Date of Award

Spring 5-2024

Document Type


Degree Name

Master of Arts (MA)


War and Society

First Advisor

Mateo Jarquín

Second Advisor

Charissa Threat

Third Advisor

Kyle Longley


Africa has often ranked low in priority when it comes to U.S. foreign relations. Often, the presence of a threat to U.S. interests in Africa sparks a redirection of U.S. leaders to Africa. The Cold War was one of such periods. This work looks at U.S. leaders after the Cold War, focusing on George W. Bush, whose policies in Africa are considered the most impactful and resource consuming. Scholars have, however, failed to put Bush’s approach to Africa in a broader historical perspective. Existing literature has analyzed Bush’s policies in Africa using programs such as the Millenium Challenge Account (MCA), initiatives such as the President’s Emergency Plan for Aids Relief (PEPFAR), economic policies like the African Growth and Opportunity Act (AGOA) and military initiatives like the United States Africa Command (AFRICOM).

In trying to understand the motivations for Bush’s policies in Africa and put it in a broader historical perspective, this work draws on official documents such as the National Security Strategy documents, the Presidential Decision Directive, and Presidential Review Directive documents, which show historical continuities in U.S. policy towards Africa. The U.S. has often stated Africa’s importance in terms of market access, great power rivalry, and the promotion of democracy. However, a review of presidential documents reveal another major continuity in U.S. approaches to Africa in the post-Cold War period: a lack of an overarching, consistent strategy that addresses unique needs, risks, and opportunities on the continent.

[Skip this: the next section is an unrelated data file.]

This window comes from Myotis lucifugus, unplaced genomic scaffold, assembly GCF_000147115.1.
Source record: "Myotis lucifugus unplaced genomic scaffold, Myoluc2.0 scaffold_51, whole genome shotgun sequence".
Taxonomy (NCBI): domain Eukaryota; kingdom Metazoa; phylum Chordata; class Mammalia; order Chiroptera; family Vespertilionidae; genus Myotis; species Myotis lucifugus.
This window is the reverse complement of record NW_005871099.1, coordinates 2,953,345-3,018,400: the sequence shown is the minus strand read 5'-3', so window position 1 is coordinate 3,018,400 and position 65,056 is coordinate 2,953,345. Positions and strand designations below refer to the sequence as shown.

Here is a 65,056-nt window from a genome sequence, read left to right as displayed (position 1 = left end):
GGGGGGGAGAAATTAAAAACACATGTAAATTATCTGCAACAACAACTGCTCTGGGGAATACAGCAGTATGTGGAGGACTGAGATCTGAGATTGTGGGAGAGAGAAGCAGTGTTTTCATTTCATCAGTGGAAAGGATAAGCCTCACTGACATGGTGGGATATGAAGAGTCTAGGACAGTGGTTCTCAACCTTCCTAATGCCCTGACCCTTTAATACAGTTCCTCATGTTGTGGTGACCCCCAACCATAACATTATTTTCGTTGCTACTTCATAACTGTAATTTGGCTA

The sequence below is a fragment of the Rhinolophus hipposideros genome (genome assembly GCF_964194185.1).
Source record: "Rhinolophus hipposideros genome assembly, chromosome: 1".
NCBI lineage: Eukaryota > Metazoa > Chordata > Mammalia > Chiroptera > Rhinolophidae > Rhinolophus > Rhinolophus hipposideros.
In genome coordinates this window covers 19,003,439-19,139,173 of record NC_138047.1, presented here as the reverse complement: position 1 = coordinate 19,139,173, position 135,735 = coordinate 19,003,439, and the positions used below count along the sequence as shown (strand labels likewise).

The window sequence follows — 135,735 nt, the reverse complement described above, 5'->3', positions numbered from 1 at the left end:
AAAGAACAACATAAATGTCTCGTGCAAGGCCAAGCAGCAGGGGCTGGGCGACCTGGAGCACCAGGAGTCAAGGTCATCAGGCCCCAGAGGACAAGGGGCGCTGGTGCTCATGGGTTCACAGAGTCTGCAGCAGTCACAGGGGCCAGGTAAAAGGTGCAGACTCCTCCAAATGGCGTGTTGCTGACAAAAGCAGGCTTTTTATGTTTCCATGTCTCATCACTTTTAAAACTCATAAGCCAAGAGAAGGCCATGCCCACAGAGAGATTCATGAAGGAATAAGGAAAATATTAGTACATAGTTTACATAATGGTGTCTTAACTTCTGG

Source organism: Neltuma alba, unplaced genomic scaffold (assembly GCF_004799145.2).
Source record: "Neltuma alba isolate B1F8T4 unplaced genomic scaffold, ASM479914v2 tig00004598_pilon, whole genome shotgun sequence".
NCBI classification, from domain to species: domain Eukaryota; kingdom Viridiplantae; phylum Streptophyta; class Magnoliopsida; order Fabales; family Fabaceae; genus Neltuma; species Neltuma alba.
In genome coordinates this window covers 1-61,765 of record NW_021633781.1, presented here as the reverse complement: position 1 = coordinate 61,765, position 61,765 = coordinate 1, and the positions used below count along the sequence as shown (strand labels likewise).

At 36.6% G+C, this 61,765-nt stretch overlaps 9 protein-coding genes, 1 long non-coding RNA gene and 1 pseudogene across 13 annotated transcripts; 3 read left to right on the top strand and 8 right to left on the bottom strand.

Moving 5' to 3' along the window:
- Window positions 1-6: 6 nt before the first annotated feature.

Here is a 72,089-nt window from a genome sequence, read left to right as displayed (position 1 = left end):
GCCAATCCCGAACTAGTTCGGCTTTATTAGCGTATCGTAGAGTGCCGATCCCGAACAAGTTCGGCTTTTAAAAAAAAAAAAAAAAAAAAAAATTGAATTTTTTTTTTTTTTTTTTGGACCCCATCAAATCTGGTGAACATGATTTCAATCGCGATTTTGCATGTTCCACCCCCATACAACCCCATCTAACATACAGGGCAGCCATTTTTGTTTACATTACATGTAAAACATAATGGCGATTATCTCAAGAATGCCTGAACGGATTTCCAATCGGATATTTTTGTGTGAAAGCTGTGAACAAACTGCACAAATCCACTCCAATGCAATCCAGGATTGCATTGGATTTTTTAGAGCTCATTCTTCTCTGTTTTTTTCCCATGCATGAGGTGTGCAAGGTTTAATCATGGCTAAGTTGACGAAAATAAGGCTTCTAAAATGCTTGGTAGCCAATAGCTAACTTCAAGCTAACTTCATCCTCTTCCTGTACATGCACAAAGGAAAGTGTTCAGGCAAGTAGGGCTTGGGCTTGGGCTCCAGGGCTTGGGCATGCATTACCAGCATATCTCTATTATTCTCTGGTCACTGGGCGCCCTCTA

Creative Commons License

Creative Commons License
This work is licensed under a Creative Commons Attribution-Noncommercial-No Derivative Works 4.0 License.

Available for download on Friday, May 09, 2025